The Problem: On the one hand we’ve got statistics. On the other hand, we’ve got human lives. Because of the latter, our hearts tend to have zero tolerance for errors in clinical trial data. How do we find the right level of risk and quality control (QC)?
Let’s tempt the wrath of risk assessors everywhere and look at the issue. What’s the real purpose of QC? To be sure, it is NOT to achieve perfection. On that most of us can wholeheartedly agree, including the FDA.
The question is how to decide how much and which types of QC will help ensure the acceptable error margins we’ve set for ourselves.
That’s a whole other kettle of fish.
What we strive to produce is a quality management system that works as a whole. Over time, we add and subtract QC tasks until the right balance emerges—one that satisfies both the risk assessment model and the passion for correct data.
At Veracity Logic, one of the steps in our total QC package is a little bit of bother known as “visual verify”. We’ve reached down into the data management archives, pulled it out, dusted it off, and propped it up on the mantel, remembering a time when it was axiomatic that any single-entry act in the double entry world of quality control had to be independently reviewed. One can almost hear the wooden wagon wheels creaking….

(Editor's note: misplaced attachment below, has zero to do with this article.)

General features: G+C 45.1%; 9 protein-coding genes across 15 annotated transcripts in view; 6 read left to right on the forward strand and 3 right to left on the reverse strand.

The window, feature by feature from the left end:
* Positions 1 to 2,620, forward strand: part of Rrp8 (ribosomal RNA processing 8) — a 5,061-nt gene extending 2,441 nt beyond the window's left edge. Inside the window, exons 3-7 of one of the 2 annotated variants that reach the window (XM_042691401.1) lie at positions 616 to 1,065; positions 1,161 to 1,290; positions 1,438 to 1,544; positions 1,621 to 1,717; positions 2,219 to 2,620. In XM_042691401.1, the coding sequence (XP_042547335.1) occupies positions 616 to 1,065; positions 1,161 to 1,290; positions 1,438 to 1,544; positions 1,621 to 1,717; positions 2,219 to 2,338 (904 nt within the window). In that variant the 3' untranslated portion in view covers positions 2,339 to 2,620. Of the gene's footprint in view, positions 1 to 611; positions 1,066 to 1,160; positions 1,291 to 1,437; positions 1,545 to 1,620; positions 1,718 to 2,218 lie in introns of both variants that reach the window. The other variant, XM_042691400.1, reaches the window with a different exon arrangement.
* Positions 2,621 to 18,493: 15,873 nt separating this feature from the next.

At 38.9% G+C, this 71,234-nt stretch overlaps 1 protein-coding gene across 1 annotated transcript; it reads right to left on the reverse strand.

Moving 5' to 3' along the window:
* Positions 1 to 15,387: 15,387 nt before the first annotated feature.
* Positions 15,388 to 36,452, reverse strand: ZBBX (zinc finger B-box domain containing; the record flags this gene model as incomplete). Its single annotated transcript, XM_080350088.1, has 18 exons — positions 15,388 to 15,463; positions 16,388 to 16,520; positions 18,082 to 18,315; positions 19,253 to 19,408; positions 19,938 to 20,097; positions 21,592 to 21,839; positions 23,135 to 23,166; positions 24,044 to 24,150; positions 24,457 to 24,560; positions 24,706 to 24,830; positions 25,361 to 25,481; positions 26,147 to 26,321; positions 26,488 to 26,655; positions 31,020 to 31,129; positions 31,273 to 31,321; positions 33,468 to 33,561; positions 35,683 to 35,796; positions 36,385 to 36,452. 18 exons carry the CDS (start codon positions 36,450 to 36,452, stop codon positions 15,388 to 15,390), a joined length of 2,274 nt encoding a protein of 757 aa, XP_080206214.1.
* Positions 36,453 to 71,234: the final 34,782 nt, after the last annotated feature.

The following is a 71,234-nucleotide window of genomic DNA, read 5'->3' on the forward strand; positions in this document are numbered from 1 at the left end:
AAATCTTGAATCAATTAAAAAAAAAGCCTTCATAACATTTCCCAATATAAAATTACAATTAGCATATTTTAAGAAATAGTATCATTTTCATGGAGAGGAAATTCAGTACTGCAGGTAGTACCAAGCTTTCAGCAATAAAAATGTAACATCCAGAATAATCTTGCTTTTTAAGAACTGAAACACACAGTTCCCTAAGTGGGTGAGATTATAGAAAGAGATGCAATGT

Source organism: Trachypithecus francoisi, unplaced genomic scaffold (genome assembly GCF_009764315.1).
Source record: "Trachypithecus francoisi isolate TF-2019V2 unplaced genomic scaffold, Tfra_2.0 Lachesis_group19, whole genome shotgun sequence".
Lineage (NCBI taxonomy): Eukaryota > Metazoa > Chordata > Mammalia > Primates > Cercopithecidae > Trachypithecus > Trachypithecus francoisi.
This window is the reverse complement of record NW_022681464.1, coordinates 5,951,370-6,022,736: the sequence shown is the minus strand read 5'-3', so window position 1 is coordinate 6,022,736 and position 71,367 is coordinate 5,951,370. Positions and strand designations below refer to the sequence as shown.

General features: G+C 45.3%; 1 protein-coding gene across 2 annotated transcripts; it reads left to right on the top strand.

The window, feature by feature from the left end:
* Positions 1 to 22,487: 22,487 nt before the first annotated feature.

Every data change (DCR) and configuration change (CCR) we’re asked to make in an active IRT project system is executed by a qualified project team member and then subjected to an independent visual confirmation by another qualified member of the team. Successful verification is signed off by the reviewer and becomes part of the project record. Only then is the DCR/CCR regarded as complete.
One almost wants to hum the theme song from ‘Somewhere In Time’…
Share this Post